The DICT Development Group

Search for:
Search type:

Database copyright information
Server information

5 definitions found
 for aggravation
From The Collaborative International Dictionary of English v.0.48 :

  Aggravation \Ag`gra*va"tion\, n. [LL. aggravatio: cf. F.
     1. The act of aggravating, or making worse; -- used of evils,
        natural or moral; the act of increasing in severity or
        heinousness; something additional to a crime or wrong and
        enhancing its guilt or injurious consequences.
        [1913 Webster]
     2. Exaggerated representation.
        [1913 Webster]
              By a little aggravation of the features changed it
              into the Saracen's head.              --Addison.
        [1913 Webster]
     3. An extrinsic circumstance or accident which increases the
        guilt of a crime or the misery of a calamity.
        [1913 Webster]
     4. Provocation; irritation. [Colloq.] --Dickens.
        [1913 Webster]

From WordNet (r) 3.0 (2006) :

      n 1: an exasperated feeling of annoyance [syn: aggravation,
      2: unfriendly behavior that causes anger or resentment [syn:
         aggravation, irritation, provocation]
      3: action that makes a problem or a disease (or its symptoms)
         worse; "the aggravation of her condition resulted from lack
         of care" [syn: aggravation, exacerbation]

From Moby Thesaurus II by Grady Ward, 1.0 :

  122 Moby Thesaurus words for "aggravation":
     accelerando, acceleration, adverse circumstances, adversity,
     affliction, agitation, animation, annoyance, annoyingness, arousal,
     arousing, bad news, bedevilment, beefing-up, blight, blowing up,
     blowup, bore, bother, botheration, bothersomeness, bummer, care,
     concentration, condensation, consolidation, crashing bore, cross,
     curse, deepening, devilment, difficulties, difficulty,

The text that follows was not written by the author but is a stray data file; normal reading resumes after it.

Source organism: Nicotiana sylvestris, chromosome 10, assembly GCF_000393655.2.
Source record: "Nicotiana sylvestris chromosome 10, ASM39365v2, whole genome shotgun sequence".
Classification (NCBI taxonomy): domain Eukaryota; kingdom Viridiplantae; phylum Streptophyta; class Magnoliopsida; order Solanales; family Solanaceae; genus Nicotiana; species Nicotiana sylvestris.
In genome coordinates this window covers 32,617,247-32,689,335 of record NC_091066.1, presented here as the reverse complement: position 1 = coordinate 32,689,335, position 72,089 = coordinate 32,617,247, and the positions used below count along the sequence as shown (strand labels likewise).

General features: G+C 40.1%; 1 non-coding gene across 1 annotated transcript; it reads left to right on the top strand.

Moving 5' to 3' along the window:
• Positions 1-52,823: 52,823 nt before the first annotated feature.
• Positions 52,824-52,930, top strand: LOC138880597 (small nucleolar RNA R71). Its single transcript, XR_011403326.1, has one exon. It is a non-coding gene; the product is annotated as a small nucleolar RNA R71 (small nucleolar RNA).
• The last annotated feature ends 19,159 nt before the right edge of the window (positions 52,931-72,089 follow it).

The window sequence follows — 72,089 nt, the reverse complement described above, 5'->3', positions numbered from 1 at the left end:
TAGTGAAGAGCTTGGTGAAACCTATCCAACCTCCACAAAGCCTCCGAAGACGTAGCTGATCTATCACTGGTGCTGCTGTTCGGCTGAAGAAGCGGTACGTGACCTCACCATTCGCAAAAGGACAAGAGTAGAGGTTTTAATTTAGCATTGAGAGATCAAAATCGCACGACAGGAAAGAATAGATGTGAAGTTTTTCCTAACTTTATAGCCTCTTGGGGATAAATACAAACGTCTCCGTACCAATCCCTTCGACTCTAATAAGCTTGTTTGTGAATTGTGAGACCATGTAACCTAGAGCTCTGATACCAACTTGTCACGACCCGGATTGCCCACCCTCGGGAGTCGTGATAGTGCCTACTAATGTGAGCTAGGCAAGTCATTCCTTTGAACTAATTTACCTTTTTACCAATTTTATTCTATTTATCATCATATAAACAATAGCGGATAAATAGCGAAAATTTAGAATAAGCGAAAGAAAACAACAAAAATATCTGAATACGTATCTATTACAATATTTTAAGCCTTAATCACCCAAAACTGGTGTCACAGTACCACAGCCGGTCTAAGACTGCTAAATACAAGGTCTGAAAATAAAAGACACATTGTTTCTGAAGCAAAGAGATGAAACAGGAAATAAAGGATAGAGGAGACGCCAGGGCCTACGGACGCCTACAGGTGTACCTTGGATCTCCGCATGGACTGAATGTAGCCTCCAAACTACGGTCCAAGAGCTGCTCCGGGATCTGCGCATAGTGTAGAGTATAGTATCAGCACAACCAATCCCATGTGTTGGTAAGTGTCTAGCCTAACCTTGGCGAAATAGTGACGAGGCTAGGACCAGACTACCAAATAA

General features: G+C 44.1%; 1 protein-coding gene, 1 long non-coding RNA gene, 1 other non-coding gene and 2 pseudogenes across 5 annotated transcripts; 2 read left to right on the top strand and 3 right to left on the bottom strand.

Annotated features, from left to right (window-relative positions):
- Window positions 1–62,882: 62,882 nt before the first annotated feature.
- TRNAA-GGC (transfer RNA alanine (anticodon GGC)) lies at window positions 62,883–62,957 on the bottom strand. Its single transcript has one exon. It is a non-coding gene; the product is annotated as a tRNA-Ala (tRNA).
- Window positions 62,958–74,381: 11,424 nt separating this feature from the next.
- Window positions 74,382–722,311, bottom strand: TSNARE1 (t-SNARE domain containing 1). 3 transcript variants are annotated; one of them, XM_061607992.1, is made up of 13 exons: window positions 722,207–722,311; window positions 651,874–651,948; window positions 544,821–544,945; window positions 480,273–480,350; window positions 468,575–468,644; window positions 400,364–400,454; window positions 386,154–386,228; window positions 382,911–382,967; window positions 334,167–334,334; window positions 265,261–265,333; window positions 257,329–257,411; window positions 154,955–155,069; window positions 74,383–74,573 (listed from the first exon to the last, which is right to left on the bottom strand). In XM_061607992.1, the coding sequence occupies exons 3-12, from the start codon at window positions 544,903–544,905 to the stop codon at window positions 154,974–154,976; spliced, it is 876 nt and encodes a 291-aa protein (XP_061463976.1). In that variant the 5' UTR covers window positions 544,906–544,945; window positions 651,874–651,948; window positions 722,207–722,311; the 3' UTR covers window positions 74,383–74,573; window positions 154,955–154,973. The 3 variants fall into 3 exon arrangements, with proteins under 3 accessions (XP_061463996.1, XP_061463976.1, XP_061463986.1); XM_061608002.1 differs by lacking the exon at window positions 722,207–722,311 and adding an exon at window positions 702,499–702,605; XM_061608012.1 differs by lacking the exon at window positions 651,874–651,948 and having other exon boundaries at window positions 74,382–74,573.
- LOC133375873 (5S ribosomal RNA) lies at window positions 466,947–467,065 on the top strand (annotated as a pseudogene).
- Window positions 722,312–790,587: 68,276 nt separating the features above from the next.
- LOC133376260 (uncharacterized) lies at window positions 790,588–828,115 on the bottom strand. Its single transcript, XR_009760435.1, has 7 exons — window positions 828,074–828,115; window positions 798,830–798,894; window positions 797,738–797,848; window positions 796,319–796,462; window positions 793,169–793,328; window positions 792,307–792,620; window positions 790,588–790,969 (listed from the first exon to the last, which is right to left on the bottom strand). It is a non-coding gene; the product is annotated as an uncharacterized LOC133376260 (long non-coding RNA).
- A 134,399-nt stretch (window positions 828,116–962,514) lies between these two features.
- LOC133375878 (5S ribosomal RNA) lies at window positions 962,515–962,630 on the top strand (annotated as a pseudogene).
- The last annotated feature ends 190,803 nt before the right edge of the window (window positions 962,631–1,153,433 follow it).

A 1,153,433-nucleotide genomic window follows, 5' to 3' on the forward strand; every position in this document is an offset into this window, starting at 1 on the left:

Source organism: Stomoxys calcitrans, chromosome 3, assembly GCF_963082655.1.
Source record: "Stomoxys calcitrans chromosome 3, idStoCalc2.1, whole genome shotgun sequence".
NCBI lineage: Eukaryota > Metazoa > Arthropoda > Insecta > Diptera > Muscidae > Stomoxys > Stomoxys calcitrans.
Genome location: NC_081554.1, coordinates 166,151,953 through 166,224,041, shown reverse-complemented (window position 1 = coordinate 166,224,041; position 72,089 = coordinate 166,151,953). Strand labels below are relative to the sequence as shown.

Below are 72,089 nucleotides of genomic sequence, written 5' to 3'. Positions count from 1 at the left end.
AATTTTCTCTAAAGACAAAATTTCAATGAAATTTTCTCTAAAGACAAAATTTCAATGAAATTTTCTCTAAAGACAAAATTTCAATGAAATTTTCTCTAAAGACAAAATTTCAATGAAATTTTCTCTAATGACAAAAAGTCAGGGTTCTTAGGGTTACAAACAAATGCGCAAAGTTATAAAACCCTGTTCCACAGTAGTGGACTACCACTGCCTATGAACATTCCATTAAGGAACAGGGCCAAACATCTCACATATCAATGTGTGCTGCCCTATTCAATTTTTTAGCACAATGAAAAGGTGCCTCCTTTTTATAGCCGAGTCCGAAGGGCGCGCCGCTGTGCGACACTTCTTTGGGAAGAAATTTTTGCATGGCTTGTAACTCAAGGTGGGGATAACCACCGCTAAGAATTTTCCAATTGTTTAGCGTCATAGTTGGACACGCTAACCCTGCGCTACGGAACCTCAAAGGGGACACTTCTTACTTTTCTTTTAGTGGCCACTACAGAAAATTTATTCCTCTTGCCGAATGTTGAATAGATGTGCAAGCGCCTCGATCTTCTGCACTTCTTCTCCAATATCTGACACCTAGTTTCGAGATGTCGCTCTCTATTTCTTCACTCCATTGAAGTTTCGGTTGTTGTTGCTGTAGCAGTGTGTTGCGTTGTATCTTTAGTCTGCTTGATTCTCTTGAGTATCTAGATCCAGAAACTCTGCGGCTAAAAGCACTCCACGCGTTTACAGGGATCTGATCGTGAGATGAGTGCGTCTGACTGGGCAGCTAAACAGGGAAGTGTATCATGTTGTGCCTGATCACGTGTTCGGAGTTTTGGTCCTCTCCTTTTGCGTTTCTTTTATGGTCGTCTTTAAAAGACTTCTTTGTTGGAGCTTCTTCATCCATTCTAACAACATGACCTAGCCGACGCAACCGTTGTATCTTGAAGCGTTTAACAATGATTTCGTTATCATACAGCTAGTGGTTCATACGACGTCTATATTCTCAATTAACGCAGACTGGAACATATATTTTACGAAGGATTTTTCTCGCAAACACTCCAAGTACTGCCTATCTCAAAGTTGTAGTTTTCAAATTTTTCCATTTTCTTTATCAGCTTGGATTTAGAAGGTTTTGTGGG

disapprobation, disapproval, discontent, displeasure,
     dissatisfaction, dogging, downer, drag, electrification,
     enhancement, exacerbation, exaggeration, exasperation, excitation,
     excitement, exhilaration, explosion, fomentation, galvanization,
     harassment, hard knocks, hard life, hard lot, hardcase, hardship,
     harrying, headache, heating-up, heightening, hounding, incitement,
     inflammation, information explosion, infuriation, intensification,
     irksomeness, irritation, lathering up, magnification, molestation,
     nuisance, persecution, perturbation, peskiness, pest,
     pestiferousness, pickup, plaguesomeness, plight,
     population explosion, pother, predicament, pressure, problem,
     provocation, provokingness, redoubling, reinforcement,
     resentfulness, resentment, rigor, sea of troubles, speedup,
     steaming up, step-up, stimulation, stimulus, stirring, stirring up,
     strengthening, stress, stress of life, tightening, tiresomeness,
     trial, tribulation, trouble, troubles, troublesomeness,
     vale of tears, vexation, vexatiousness, vicissitude, wearisomeness,
     whipping up, working up, worriment, worrisomeness, worry

From Bouvier's Law Dictionary, Revised 6th Ed (1856) :

  AGGRAVATION, crimes, torts. That which increases the enormity of a crime or
  the injury of a wrong. The opposite of extenuation.
       2. When a crime or trespass has been committed under aggravating
  circumstances, it is punished with more severity; and, the damages given to
  vindicate the wrong are greater.

From Bouvier's Law Dictionary, Revised 6th Ed (1856) :

  AGGRAVATION, in pleading. The introduction of matter into the declaration
  which tends to increase the amount of damages, but does not affect the right
  of action itself. Steph. Pl. 257; 12 Mod. 597. See 3 An. Jur. 287, 313. An
  example of this is found in the case where a plaintiff declares in trespass
  for entering his house, and breaking his close, and tossing his goods about;
  the  entry of the house is the principal ground and foundation of the
  action, and the rest is only stated by way of aggravation; 3 Wils. R. 294;
  and this matter need not be proved by the plaintiff or answered by the

Contact=webmaster@dict.org Specification=RFC 2229